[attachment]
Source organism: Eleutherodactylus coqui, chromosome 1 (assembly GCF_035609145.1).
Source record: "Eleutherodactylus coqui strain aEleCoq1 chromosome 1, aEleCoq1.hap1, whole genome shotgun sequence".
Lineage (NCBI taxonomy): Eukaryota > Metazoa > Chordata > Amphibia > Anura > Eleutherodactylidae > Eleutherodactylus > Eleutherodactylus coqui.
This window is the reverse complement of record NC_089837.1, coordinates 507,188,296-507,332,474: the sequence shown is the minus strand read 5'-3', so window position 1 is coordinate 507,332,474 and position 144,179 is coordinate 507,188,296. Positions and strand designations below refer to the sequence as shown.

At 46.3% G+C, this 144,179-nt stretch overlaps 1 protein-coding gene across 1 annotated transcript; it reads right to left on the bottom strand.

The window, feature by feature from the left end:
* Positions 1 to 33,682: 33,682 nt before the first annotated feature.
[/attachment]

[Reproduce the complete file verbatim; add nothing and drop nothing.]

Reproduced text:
Source organism: Eleutherodactylus coqui, chromosome 1 (assembly GCF_035609145.1).
Source record: "Eleutherodactylus coqui strain aEleCoq1 chromosome 1, aEleCoq1.hap1, whole genome shotgun sequence".
Lineage (NCBI taxonomy): Eukaryota > Metazoa > Chordata > Amphibia > Anura > Eleutherodactylidae > Eleutherodactylus > Eleutherodactylus coqui.
This window is the reverse complement of record NC_089837.1, coordinates 507,188,296-507,332,474: the sequence shown is the minus strand read 5'-3', so window position 1 is coordinate 507,332,474 and position 144,179 is coordinate 507,188,296. Positions and strand designations below refer to the sequence as shown.

At 46.3% G+C, this 144,179-nt stretch overlaps 1 protein-coding gene across 1 annotated transcript; it reads right to left on the bottom strand.

The window, feature by feature from the left end:
* Positions 1 to 33,682: 33,682 nt before the first annotated feature.